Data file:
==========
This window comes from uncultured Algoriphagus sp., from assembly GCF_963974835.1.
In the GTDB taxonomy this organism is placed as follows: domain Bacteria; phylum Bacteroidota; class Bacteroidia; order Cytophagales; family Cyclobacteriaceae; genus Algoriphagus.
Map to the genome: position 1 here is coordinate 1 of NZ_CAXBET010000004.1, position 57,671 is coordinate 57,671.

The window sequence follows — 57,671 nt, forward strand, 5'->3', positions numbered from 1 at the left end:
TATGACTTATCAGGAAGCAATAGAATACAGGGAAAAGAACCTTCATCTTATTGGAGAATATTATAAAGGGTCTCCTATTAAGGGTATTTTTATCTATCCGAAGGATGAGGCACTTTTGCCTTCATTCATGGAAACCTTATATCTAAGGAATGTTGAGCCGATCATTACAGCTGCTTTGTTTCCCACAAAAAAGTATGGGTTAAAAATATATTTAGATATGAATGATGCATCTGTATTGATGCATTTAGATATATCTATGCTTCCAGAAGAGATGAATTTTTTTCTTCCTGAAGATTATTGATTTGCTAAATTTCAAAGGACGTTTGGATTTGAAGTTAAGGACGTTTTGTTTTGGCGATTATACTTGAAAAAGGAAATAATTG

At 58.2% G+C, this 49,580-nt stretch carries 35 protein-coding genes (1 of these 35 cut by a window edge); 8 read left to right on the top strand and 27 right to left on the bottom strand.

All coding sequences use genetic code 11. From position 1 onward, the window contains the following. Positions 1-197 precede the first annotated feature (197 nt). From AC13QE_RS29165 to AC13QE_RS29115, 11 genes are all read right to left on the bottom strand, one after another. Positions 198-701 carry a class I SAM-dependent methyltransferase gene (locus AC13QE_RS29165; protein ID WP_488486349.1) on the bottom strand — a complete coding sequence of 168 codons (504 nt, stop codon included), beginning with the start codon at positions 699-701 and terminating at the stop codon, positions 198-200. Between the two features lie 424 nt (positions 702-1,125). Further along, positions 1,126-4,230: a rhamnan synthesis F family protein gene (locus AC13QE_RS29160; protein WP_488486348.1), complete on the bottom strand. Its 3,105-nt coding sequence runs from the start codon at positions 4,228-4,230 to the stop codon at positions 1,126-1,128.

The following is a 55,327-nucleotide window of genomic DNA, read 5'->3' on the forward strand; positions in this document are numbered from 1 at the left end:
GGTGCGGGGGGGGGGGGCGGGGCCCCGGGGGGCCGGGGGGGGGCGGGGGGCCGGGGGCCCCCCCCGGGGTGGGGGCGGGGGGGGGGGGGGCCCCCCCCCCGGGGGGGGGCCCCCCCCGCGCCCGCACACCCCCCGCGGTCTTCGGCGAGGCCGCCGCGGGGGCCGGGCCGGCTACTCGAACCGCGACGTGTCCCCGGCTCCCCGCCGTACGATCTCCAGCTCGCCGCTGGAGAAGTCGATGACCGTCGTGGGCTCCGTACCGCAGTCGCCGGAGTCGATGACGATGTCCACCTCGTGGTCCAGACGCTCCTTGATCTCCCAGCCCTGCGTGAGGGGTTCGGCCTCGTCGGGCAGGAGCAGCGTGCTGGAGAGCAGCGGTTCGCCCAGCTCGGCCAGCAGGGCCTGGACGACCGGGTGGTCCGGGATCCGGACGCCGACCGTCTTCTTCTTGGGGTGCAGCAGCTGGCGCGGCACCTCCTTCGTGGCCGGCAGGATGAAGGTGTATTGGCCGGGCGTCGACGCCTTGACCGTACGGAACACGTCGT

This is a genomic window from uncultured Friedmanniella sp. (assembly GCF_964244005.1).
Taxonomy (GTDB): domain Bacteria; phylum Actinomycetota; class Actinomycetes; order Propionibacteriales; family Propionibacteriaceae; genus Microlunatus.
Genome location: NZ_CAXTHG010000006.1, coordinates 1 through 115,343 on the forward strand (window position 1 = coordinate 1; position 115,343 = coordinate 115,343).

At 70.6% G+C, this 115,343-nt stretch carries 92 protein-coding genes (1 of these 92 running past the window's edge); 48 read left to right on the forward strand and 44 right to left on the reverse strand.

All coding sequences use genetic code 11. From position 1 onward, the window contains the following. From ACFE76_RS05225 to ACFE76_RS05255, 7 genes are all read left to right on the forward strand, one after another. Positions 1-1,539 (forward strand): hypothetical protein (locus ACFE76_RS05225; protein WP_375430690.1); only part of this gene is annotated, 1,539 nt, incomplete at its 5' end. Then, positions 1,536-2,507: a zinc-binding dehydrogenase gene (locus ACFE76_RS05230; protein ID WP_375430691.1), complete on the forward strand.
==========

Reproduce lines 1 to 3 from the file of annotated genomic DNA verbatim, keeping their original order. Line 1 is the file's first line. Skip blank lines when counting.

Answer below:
This window comes from uncultured Algoriphagus sp., from assembly GCF_963974835.1.
In the GTDB taxonomy this organism is placed as follows: domain Bacteria; phylum Bacteroidota; class Bacteroidia; order Cytophagales; family Cyclobacteriaceae; genus Algoriphagus.
Map to the genome: position 1 here is coordinate 1 of NZ_CAXBET010000004.1, position 57,671 is coordinate 57,671.